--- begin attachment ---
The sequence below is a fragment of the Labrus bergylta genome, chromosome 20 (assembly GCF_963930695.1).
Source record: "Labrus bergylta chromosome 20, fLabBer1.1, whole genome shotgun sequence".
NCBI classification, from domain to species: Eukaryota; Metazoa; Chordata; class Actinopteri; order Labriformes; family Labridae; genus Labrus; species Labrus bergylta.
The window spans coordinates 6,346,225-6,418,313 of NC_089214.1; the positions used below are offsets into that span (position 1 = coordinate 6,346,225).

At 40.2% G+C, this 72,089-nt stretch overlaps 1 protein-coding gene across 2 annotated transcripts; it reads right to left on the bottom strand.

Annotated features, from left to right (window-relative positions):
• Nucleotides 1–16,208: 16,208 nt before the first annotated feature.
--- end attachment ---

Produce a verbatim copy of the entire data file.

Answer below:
The sequence below is a fragment of the Labrus bergylta genome, chromosome 20 (assembly GCF_963930695.1).
Source record: "Labrus bergylta chromosome 20, fLabBer1.1, whole genome shotgun sequence".
NCBI classification, from domain to species: Eukaryota; Metazoa; Chordata; class Actinopteri; order Labriformes; family Labridae; genus Labrus; species Labrus bergylta.
The window spans coordinates 6,346,225-6,418,313 of NC_089214.1; the positions used below are offsets into that span (position 1 = coordinate 6,346,225).

At 40.2% G+C, this 72,089-nt stretch overlaps 1 protein-coding gene across 2 annotated transcripts; it reads right to left on the bottom strand.

Annotated features, from left to right (window-relative positions):
• Nucleotides 1–16,208: 16,208 nt before the first annotated feature.